IndyBar: Planned Gifts Crucial for Growing Opportunities and Leaving a Legacy

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George Plews

By George Plews, Plews Shadley Racher & Braun LLP

Previous advocates for planned gifts to the Indianapolis Bar Foundation have made a compelling personal case for such gifts. These gifts support the good works of the Indianapolis Bar Foundation, which are very worthy of that support.

The IndyBar Foundation grants more than $140,000 each year to local law-related organizations, which foster education and respect for our legal system. It sponsors Ask a Lawyer, the Hospice Program, the Homeless Shelter Project, Legal Line and Free Wills Clinic. In recent years, the IndyBar Foundation has used focused, high impact larger grants to enable strong starts and new initiatives for legal service and educational entities. The IndyBar Foundation also provides scholarships for law students. And during the pandemic, the IndyBar Foundation has issued special grants (called “Crisis Empowerment Grants”) to help lawyers navigate through the economic slowdown.

But I want to stress two different aspects of planned gifts. First, they are crucial to growing the IndyBar Foundation’s capacity to meet new challenges and embrace new opportunities. The IndyBar Foundation works hard to raise current funds, which are nearly all applied to current programs. Planned giving looks to endowment and asset growth to strengthen future work.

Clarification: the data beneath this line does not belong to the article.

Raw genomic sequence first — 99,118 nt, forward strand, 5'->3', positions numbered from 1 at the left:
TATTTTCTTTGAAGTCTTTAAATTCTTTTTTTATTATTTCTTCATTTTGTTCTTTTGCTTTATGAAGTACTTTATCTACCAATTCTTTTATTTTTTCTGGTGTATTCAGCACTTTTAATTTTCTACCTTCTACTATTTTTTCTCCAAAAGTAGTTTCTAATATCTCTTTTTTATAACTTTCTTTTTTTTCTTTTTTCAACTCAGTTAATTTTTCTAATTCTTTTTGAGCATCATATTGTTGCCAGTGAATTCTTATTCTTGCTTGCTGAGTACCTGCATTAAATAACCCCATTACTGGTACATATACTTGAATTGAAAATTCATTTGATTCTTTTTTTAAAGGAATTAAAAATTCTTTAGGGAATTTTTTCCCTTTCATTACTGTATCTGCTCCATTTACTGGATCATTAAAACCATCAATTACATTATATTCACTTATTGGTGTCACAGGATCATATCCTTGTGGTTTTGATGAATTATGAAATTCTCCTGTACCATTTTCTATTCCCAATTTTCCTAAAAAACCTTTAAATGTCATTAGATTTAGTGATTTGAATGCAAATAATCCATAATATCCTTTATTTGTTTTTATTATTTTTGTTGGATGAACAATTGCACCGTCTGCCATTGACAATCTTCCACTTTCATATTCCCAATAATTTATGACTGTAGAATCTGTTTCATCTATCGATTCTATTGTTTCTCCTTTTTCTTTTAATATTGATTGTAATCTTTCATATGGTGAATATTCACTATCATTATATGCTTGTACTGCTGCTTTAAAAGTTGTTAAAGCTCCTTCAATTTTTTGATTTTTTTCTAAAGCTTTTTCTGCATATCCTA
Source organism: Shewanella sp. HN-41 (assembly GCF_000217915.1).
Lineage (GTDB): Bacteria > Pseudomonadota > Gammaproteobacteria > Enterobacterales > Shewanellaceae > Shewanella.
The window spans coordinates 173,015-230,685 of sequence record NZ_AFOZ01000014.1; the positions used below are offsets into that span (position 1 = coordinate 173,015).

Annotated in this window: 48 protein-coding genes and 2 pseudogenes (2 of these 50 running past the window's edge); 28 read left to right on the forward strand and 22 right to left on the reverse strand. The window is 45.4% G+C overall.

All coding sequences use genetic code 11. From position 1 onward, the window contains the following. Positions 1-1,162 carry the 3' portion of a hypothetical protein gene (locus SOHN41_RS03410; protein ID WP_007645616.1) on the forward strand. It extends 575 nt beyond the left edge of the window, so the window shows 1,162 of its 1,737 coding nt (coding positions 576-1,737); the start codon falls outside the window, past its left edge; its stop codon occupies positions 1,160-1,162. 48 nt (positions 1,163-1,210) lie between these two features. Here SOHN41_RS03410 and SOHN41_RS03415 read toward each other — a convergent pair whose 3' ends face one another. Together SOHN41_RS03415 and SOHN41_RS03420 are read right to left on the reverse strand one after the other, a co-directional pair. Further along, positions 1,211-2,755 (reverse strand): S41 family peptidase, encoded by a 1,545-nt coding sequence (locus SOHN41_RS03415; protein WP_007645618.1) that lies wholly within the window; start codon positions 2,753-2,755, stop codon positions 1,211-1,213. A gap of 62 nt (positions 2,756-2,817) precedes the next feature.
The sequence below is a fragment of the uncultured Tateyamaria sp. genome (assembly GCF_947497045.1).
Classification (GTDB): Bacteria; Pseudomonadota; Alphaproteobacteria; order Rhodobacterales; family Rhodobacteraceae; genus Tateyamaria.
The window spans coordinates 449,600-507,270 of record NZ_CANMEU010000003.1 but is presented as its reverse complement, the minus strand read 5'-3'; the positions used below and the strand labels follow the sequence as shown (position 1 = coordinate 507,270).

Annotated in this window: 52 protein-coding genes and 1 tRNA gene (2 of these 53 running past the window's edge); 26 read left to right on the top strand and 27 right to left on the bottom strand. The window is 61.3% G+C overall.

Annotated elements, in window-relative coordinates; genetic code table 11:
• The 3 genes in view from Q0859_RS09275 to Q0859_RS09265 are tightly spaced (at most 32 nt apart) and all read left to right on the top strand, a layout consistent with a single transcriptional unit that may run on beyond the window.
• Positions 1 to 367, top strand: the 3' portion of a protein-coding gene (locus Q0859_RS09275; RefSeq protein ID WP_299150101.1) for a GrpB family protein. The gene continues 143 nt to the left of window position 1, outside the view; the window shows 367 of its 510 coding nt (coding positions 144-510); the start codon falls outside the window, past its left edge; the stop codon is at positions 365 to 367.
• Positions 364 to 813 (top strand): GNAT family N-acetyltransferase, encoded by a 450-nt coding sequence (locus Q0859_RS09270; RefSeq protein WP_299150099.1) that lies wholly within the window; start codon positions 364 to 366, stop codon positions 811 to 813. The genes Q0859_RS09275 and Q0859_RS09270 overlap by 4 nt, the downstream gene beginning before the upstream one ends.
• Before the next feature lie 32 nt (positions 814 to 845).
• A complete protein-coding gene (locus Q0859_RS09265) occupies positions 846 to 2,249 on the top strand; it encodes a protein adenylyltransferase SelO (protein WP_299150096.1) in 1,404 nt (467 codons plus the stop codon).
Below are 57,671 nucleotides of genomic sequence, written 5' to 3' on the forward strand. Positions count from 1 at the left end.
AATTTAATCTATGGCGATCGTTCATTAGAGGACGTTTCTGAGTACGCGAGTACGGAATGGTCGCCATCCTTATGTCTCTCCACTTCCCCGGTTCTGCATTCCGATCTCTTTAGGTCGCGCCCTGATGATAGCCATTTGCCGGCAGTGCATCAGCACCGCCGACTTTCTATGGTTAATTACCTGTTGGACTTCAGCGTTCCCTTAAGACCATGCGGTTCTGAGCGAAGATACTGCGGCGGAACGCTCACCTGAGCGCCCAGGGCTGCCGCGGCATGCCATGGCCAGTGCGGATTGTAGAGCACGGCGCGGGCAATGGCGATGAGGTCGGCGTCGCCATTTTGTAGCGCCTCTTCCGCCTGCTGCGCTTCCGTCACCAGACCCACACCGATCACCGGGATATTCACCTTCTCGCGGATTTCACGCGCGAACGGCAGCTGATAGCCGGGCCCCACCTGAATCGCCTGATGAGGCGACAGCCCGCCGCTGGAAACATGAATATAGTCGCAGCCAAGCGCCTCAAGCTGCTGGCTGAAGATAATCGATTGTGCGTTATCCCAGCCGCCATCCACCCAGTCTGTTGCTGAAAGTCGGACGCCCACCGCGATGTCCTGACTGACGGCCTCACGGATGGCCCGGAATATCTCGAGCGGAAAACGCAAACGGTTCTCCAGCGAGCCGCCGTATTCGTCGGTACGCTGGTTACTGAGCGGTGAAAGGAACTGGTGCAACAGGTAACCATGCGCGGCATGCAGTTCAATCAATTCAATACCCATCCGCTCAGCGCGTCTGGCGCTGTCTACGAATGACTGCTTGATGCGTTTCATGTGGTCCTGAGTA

This long-range perspective is critical. One example proves this point. In 2003 the National Public Radio Foundation received a planned gift from the Estate of Joan Kroc, the wife of McDonald’s founder Ray Kroc. The gift was more than $200 million. Fast forward 15 years. NPR was able to tap that endowment for special support for development of a new-fangled communication format—the podcast. The result of that planned gift was that NPR was able to gain a leadership position in the highly competitive podcast market; NPR founded two of the top three, and nine of the top 20, podcasts. We all are better off as a result.

The Indianapolis Bar Foundation, with an endowment of about $2 million, is in a similar position as the NPR Foundation before the planned gift of Mrs. Kroc. It is doing great stuff, but the money lawyers donate from present income is consumed by current needs. Planned gifts need not come from current income. They are an avenue for generosity beyond current needs. Planned gifts make all the difference in seizing the future.

That brings me to my second and final point. Planned gifts to the IndyBar Foundation, unlike current gifts, leave a legacy. They are given to the future, in gratitude for the great gifts we have received from our profession and our legal system. We have flourished on the legacy created by those before us. Now it is our turn.

Please let the IndyBar Foundation know if you are interested in making a planned gift. We have volunteers from the Estate Planning & Administration Section standing by to help you with the many good ways such gifts may be made. Thank you.

Learn more about planned giving and how you can make an impact at•

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